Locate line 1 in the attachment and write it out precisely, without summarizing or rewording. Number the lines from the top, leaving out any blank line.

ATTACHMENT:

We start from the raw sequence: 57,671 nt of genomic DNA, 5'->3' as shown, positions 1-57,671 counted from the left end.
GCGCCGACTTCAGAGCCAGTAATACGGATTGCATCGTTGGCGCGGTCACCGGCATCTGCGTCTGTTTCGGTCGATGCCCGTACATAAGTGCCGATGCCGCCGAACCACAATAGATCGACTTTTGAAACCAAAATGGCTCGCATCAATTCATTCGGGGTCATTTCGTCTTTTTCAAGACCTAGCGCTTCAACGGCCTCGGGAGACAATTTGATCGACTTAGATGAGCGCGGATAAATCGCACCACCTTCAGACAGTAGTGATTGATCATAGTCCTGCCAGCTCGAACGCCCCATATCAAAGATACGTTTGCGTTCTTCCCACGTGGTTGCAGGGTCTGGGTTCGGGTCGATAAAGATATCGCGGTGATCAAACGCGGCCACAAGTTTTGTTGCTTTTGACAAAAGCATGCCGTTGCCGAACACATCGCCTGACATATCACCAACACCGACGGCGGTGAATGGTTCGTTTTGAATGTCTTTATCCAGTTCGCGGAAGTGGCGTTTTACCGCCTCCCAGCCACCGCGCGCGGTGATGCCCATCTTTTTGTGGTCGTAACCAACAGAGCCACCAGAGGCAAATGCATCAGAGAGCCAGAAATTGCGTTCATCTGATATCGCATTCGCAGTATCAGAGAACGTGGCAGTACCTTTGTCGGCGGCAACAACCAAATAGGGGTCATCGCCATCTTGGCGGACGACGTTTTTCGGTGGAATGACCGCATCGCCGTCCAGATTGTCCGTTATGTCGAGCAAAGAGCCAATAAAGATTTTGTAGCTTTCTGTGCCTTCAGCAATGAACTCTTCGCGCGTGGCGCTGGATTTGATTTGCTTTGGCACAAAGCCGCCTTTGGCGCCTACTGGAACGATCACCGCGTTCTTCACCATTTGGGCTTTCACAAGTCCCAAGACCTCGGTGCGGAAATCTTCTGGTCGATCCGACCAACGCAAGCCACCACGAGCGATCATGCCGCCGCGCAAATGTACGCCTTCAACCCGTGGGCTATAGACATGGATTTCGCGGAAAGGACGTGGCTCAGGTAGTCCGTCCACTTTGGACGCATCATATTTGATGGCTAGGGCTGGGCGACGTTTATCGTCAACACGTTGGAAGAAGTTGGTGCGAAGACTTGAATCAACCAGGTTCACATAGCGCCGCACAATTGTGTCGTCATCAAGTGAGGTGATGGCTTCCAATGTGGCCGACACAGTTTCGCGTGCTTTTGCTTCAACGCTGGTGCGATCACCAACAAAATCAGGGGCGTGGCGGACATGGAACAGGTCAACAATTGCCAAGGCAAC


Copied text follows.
We start from the raw sequence: 57,671 nt of genomic DNA, 5'->3' as shown, positions 1-57,671 counted from the left end.